|Topic Review (Newest First)|
|10-08-2008 01:50 PM|
NIce boat Tripmix.
Tanbark, or even a cotton look would be nice indeed. Graphics would be a personal choice, and boats are of course, personal.
Talk to a sailmaker and see what they can do. My screacher (a mix between a spinaker and a drifter/reacher) has a anti UV film on it that could be colored and such so I'm sure they make stuff for that.
Your fokk is a Jib or Foresail in english by the way.
|10-08-2008 12:48 PM|
How about a nice custom burgee??
|10-08-2008 11:05 AM|
I think it looks kinda nice and this was just a pic I found on google. I think it brings a lot more life and personality to the boat. Sill good advice tough, I haven't decided on anything iet.
Edit: well, it looks a little to red on my big monitor, looked better on my laptop, anyways.
Oh, and I know what else colored sails looks good on... A warship, I'm Norwegian you know, I'll have to let everyone know the Vikings are coming
|10-08-2008 10:32 AM|
Great boat! I really like it.
I think tanbark sails would look fantastic on it. The photo I posted above is a Stonehorse 23 and yes, those sails are made to look like tanbark sails.
I think graphics on sails look very out of place on classic boats - to me they go on sponsored race boats or a modern sport boat.
|10-08-2008 09:41 AM|
Yeah, I was planning on doing the "art" myself so I will deffintly look into that (not the spray paint) :P My designs so far (red and yellow) would look a lot better on the brown sails in the pic above but I guess that means I have to get completly new sails. Could get a bit expensive but I need a new fokk (not sure what you call that in english, it's the front sail) anyway. Maybe I should just go for a whole wardrobe... There are a few more things I need to upgrade so I'll have to see what I can affor right now, but like I said, I have all winter.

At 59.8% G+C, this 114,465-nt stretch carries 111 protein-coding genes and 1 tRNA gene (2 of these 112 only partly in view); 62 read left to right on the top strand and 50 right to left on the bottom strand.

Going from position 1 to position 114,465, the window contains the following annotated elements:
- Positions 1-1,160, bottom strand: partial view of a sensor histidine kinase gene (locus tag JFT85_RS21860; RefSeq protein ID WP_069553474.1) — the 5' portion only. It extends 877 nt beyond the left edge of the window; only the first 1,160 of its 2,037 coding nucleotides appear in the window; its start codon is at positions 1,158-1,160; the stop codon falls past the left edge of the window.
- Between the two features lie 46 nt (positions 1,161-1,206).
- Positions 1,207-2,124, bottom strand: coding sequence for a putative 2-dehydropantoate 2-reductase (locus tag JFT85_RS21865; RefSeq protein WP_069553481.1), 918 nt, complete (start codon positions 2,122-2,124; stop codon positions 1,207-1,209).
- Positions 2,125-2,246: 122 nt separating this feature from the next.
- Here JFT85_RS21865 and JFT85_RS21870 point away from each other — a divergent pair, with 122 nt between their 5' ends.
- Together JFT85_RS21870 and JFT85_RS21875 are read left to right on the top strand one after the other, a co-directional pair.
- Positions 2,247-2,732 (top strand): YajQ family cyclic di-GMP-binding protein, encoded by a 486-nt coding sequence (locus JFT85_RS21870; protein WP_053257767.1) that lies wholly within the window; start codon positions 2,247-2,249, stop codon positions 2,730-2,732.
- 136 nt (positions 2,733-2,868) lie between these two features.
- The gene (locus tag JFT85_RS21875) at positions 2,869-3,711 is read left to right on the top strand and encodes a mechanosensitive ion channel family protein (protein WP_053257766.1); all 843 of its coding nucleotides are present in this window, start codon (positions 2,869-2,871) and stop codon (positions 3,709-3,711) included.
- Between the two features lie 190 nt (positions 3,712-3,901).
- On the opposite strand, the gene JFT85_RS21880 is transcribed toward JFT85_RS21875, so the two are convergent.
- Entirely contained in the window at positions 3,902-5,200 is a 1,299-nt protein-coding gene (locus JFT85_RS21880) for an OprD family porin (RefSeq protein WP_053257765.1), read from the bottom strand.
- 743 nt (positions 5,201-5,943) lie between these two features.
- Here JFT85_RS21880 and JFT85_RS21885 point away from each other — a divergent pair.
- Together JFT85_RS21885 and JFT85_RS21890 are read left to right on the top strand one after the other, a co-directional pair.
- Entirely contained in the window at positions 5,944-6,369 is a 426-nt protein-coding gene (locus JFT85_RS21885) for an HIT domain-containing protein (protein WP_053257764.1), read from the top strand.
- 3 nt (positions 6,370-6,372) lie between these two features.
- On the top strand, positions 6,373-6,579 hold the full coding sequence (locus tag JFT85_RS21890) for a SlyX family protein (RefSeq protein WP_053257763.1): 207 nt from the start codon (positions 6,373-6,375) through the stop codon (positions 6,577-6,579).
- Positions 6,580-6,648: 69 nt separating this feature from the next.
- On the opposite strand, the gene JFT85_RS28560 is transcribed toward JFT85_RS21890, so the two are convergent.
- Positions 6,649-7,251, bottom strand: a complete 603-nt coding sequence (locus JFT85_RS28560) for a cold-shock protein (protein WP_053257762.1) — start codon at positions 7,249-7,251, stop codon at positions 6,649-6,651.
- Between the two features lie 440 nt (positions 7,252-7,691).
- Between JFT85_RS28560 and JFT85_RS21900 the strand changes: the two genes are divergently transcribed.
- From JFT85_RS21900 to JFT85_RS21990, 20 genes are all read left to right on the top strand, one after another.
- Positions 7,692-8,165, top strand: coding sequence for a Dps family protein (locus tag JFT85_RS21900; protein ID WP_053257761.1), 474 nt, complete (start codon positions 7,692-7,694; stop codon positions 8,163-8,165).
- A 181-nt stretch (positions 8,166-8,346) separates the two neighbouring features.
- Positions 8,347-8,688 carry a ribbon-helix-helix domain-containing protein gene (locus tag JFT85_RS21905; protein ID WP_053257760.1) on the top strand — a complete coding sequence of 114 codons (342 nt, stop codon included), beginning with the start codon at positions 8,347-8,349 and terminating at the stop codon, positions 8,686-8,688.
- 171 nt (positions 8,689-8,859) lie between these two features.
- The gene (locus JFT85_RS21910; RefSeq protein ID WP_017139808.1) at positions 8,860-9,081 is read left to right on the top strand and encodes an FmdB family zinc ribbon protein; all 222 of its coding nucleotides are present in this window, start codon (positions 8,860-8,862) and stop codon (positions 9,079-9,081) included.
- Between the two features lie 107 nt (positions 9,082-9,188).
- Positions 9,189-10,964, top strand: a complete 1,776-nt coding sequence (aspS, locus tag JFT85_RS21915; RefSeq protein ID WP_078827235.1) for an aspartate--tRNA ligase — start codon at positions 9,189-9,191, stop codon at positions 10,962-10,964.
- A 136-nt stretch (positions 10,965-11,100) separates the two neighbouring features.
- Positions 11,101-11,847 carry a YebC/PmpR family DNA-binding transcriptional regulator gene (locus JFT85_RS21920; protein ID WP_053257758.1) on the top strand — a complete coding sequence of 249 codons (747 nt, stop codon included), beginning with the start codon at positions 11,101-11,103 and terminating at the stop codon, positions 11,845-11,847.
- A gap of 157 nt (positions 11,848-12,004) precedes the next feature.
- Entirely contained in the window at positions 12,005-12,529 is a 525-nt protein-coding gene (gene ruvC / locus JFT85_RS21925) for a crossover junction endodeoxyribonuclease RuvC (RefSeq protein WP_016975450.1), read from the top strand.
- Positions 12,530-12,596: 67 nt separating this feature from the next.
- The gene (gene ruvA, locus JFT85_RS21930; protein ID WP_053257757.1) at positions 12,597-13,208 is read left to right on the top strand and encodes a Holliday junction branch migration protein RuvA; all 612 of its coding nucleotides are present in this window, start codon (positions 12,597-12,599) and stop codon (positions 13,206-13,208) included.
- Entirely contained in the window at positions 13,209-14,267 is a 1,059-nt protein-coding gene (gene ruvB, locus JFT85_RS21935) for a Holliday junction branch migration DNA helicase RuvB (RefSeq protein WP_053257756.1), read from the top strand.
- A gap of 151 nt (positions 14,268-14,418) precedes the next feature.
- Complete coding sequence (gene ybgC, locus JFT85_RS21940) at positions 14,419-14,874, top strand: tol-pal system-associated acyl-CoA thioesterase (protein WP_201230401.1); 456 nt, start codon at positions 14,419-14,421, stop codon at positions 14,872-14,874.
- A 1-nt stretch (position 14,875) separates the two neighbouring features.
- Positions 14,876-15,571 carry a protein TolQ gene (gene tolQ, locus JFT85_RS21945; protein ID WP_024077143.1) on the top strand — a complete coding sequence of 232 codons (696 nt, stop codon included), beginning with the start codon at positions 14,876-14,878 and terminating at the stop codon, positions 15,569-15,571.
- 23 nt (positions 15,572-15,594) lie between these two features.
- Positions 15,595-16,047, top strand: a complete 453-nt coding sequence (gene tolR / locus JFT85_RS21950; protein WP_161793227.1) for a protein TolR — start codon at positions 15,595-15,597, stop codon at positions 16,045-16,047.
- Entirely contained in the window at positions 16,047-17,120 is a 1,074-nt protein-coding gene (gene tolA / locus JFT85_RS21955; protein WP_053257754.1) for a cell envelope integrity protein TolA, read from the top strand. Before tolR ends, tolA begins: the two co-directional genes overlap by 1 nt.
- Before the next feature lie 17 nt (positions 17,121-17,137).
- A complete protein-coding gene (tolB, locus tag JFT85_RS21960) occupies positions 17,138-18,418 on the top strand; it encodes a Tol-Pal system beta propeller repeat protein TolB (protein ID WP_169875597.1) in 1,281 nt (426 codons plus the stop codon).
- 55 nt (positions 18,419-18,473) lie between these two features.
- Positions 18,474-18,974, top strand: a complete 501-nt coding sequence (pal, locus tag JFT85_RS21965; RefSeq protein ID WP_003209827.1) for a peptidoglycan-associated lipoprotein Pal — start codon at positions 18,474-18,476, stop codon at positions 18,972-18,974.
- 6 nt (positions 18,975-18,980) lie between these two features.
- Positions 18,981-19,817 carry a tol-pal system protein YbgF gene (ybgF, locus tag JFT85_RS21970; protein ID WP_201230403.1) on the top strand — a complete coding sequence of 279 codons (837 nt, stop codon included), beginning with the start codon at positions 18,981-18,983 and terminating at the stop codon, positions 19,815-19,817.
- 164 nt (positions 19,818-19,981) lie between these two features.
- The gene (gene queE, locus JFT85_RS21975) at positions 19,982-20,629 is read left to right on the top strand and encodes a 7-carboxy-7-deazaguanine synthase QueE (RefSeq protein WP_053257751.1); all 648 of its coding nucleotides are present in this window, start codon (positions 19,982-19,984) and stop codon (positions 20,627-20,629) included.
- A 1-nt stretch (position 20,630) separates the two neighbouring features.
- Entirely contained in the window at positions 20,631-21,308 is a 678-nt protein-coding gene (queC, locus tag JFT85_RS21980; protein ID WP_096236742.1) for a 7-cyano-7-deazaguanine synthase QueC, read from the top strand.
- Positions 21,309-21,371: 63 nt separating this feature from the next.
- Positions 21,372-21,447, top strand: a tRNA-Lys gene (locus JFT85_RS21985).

Edit: here is a picture of the boat.
|10-08-2008 08:30 AM|
|ckgreenman||Then there's the high/low tech way. print out a stencil on the computer, cut it out, then spray paint it on. It won't last long but then that could be a good thing if you're totally sure how you want to spice up the sails.|
|10-08-2008 08:10 AM|
Most of the graphics you see on sails are vinyl printouts using a flexible UV protected film developed by 3M. They can be a bit expensive but solve the issue of punching a bunch of holes into the sail to sew a pattern / design on.
If you have any artistic skills or can do a stencil - Acrylic paints from Daniel Smith's or other art supply stores can give you the expression you want. You have to use them thinly and instead of the normal mediums for mixing the consistency, use only the UV protection top coat as the mixing agent.
Or simply paint with the acrylics and when done use a clear non-yellowing parrifin (sp) wax applied on top. Using slightly damp cotton towel place on top and iron lightly on medium heat. The wax will prevent UV damage and the sail will still be flexible. You could of course use dyes - but they are incredibly difficult to work with on sail cloth and are breakdown / fade easily.
|10-08-2008 07:56 AM|
|tripmix||That picture is the tanbark your talking about right? I have to look into that, those sails look awesome and would go really well with my boat. I'll try to get you some pics if you'd like. I have some photos where it's on the water from the previous owner. The deck has been overhauled whit plywood and fiberglass cloth so that part looks slightly modern but the rest has a very classic look, mahogney. Thanks a lot for your very helpfull advice.|
|10-03-2008 09:15 AM|
Merlin's right - adding fabric for designs will have a negative effect on the sail. There are ways to have images and graphics added to new sails. Some people have jibs that are multiple colors, usually a cross cut sail (meaning the sail is made from a series of horizontal panels) that alternates colors in the panels; white and blue looks OK, IMO.
I'm not familiar with your boat, but if it has a classic look, you can order the sail made with dacron that looks like a tanbark sail. This looks very classic and very yachty. The color comes from back when sails were made from cotton. They were sometimes dipped in tanbark (tannins from tree bark), which made them more durable.
|10-03-2008 08:51 AM|
Welcome aboard. I'll be honest and say I don't 100% know the answer to your question but I think sewing things on will could change the way the sail performs relative to how it was designed. AFAIK, sailmakers spend time engineering their sails to work in a specific way whether it's for racing or cruising or just daysailing durability.
I think that sewing something in may alter the sail and may reduce it's effectiveness and durability racing or not. Others may have other opinions
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